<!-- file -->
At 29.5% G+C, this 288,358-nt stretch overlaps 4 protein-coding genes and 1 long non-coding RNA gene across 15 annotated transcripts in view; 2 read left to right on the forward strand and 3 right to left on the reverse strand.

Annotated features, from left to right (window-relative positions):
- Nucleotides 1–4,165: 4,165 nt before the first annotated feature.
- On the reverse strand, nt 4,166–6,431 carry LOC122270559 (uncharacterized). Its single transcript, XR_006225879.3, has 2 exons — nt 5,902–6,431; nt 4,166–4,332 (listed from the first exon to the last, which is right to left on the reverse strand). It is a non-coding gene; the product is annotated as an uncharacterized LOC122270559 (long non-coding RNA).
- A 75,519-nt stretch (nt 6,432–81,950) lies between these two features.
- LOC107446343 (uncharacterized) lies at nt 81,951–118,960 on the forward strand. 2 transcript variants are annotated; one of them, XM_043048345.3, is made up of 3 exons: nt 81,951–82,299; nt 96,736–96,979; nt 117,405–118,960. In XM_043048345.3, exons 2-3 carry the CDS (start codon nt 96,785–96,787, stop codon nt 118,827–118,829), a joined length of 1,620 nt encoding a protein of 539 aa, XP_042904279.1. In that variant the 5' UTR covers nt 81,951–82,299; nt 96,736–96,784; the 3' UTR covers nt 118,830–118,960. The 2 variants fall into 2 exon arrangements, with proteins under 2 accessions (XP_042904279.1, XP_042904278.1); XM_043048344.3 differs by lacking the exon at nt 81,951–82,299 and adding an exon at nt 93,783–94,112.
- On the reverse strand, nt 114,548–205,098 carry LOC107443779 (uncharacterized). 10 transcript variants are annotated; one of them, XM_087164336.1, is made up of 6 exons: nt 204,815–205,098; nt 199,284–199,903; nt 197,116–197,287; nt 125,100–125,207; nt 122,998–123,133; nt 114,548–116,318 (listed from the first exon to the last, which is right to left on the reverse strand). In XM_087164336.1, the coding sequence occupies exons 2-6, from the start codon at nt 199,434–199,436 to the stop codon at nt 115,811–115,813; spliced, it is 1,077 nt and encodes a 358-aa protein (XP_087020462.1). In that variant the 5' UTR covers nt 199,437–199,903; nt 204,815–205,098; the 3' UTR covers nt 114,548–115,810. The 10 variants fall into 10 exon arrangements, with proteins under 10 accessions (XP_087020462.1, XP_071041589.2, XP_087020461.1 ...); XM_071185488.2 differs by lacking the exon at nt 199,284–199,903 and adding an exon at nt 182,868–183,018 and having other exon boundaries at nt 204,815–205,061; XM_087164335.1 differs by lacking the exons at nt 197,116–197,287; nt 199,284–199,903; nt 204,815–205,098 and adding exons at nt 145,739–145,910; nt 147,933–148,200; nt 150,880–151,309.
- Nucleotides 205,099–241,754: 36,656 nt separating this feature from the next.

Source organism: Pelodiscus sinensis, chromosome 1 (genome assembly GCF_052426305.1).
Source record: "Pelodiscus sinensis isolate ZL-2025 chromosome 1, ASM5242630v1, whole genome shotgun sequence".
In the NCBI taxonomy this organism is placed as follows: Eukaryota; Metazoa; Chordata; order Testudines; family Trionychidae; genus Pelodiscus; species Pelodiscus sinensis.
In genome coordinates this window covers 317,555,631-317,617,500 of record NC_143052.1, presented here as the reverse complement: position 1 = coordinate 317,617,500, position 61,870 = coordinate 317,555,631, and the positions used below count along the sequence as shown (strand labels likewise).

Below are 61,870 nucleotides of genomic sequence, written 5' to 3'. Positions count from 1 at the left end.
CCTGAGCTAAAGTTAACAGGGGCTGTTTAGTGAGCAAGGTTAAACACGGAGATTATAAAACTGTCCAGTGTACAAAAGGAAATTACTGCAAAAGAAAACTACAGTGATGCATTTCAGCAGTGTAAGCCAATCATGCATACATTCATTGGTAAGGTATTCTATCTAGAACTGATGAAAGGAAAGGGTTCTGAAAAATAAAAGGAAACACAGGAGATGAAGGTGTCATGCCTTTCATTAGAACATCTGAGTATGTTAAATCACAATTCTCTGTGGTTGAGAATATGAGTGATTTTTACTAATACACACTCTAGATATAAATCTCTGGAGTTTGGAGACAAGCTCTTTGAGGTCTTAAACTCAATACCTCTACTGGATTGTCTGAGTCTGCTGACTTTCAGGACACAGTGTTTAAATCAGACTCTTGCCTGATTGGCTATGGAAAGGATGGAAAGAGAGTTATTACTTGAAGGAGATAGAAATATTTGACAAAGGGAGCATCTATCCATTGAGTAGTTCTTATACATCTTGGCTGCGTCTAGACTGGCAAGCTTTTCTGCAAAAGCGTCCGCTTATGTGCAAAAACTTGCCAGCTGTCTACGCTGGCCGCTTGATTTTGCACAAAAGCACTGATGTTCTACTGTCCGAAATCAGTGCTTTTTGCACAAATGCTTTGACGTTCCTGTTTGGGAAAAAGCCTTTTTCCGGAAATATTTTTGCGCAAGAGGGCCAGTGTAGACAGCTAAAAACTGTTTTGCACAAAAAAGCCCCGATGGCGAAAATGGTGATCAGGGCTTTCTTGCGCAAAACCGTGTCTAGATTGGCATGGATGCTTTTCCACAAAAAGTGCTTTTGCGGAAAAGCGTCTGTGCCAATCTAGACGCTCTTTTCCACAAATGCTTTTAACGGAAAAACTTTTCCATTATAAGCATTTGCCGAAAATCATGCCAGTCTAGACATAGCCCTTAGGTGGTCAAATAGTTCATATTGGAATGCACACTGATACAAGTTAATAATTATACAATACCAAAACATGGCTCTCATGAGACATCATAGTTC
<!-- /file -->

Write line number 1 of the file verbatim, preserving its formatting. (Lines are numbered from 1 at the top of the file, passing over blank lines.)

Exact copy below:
At 29.5% G+C, this 288,358-nt stretch overlaps 4 protein-coding genes and 1 long non-coding RNA gene across 15 annotated transcripts in view; 2 read left to right on the forward strand and 3 right to left on the reverse strand.